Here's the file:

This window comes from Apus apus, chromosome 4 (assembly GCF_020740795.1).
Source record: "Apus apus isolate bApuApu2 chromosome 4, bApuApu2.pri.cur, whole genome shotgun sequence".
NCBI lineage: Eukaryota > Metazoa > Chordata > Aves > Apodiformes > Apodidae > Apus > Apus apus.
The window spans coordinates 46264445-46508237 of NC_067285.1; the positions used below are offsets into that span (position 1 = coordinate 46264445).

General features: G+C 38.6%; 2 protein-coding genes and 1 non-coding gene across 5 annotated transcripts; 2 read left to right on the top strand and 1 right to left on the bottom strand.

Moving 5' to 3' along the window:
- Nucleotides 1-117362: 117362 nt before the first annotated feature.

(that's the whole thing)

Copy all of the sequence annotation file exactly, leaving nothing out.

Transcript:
This window comes from Apus apus, chromosome 4 (assembly GCF_020740795.1).
Source record: "Apus apus isolate bApuApu2 chromosome 4, bApuApu2.pri.cur, whole genome shotgun sequence".
NCBI lineage: Eukaryota > Metazoa > Chordata > Aves > Apodiformes > Apodidae > Apus > Apus apus.
The window spans coordinates 46264445-46508237 of NC_067285.1; the positions used below are offsets into that span (position 1 = coordinate 46264445).

General features: G+C 38.6%; 2 protein-coding genes and 1 non-coding gene across 5 annotated transcripts; 2 read left to right on the top strand and 1 right to left on the bottom strand.

Moving 5' to 3' along the window:
- Nucleotides 1-117362: 117362 nt before the first annotated feature.